Never before has the world seen such a princess. Nor have her own subjects, for that matter. Mia's royal introduction to Genovia has mixed results: while her fashion sense is widely applauded, her position on the installation of public parking meters is met with resistance.
"Love the series hate the narrator."
Fifteen-year-old Callie isn't speaking to anybody, not even her therapist at Sea Pines, the "residential treatment facility" where her parents and doctor sent her after discovering that she cuts herself. As her story unfolds, Callie reluctantly becomes involved with the "guests" at Sea Pines: other young women struggling with problems of their own.
Being the crown princess of Genovia has never been easy for Mia. And if ruling a tiny country wasn't enough, she also has to deal with a broken heart after her true love Michael breaks up with her. So her parents send her to a therapist to at least get her out of bed. And just when she thinks things couldn't get any worse, she discovers a long buried secret that could affect her family forever.
"Outstanding book in a strong series"
Princess for president. Student body president, that is. It's all the fault of Princess Mia's power-mad best friend and campaign manager, Lilly, who nominates her in the first place. This is not how Mia imagined kicking off her sophomore year, even if Grandmere thinks ruling her high school makes good practice for ruling Genovia someday.
"More Princess Perfection!"
After Mia reveals a document that proclaims Genovia a Democratic Monarchy, a bitter election ensues. Mia's father is running against a cousin who is using some questionable tactics. Meanwhile, Mia's novel - written under a pen name - is getting denied just as quickly as Princess Mia Thermopolis' college applications are getting accepted. What's a princess to do?
Things are looking up for Mia: she's the newest staffer on the school paper, and her miraculous completion of freshman Algebra is just around the corner. Plus she's about to get a new baby brother or sister. Could things possibly get any better?
"Mia, silly Mia."
At last, Mia is a junior - an upper class person, free of her responsibilities as student-body president. So why is it that everything is going so terribly wrong? What is she doing in Intro to Creative Writing? When she has made it through algebra and geometry, why must she be faced with Pre-Calculus? And for the love of all that is Genovian, why has Lilly nominated her for school prez again? All this is nothing compared to the news Michael springs on her, however.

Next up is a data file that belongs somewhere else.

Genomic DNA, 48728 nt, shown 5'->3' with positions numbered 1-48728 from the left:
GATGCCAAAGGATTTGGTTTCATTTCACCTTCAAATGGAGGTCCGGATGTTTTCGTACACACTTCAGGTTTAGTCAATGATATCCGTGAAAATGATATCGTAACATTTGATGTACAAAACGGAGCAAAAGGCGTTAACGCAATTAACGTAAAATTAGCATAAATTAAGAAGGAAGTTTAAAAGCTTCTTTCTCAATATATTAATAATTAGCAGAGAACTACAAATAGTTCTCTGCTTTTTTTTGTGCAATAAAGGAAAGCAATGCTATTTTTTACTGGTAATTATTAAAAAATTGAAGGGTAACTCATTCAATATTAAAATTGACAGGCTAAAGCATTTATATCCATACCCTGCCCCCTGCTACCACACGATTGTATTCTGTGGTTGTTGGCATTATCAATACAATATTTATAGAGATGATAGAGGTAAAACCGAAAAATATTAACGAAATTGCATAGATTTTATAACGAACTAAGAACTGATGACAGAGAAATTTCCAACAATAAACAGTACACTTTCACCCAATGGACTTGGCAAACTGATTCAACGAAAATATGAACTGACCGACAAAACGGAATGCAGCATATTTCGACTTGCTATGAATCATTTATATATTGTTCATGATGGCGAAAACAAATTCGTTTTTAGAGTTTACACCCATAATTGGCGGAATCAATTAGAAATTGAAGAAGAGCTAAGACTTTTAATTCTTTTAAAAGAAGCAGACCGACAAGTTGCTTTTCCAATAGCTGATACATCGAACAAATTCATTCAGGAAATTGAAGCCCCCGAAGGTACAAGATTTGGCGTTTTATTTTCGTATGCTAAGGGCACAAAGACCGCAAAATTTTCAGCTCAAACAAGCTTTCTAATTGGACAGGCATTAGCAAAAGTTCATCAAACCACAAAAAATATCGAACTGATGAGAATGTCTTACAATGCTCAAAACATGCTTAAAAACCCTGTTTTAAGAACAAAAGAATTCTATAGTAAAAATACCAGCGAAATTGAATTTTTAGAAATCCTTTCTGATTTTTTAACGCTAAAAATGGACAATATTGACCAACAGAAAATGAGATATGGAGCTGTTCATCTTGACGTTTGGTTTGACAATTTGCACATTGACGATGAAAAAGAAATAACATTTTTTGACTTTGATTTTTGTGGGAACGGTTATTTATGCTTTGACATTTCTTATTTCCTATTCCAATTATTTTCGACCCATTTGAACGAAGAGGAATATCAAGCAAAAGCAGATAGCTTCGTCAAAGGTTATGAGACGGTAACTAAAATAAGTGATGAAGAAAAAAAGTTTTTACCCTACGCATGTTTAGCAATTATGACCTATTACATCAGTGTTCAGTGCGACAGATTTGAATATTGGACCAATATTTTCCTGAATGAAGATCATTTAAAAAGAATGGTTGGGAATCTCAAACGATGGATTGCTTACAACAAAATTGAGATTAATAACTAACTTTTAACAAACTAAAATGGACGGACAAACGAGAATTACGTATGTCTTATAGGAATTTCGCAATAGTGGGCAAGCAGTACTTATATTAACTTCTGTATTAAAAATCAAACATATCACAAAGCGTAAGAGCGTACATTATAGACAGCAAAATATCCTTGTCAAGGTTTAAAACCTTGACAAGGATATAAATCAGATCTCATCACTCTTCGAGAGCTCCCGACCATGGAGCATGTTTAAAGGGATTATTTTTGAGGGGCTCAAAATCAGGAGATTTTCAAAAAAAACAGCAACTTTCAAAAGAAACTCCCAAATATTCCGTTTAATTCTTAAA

"Series is fading"
This spring, Mia's determined to have a good time, despite the fact that the student government over which she presides is suddenly broke. Fortunately (or unfortunately, depending on how you look at it) Grandmere has an elaborate scheme to simultaneously raise money, catapult Mia to theatrical fame, and link her romantically with an eligible teen bachelor, not her boyfriend. It's no wonder that Michael, the love of her life, seems to think she's a psycho, or worse: not much fun.
It wasn't as if Moxy Maxwell hadn't tried to do her summer reading. She and Stuart Little had been inseparable all summer, like best friends. But now it's the end of August - the day before fourth grade. And if Moxy doesn't read all of Stuart Little immediately, there are going to be "consequences".
It isn't as though Moxy isn't grateful for all her Christmas presents. She's just not so thrilled that she has to write 12 thank-you notes. Not to mention that she promised her mother they'd all be done by today. And if they're not - well, there will be "consequences". Namely, Moxy won't get to leave tomorrow for the vacation of a lifetime. (A trip to California to attend a Star-Studded Hollywood Bash with the father she hasn't seen in three years.) Moxy's wild schemes to get her thank-you notes done in time are clever, poignant, and always hilarious.
In this hilarious third installment about everyone's favorite tween procrastinator, Moxy Maxwell is set to make her piano debut, playing a duet of "Heart and Soul" with her little sister, Pansy. Its too bad she has no time to practice. Between costume fittings, trying on her crown, warming up her voice, and putting on her stage makeup, Moxy cant possibly worry about the actual performance.
But soon its upon her, and Moxy feels something shes only felt once before in her entire life: nervous!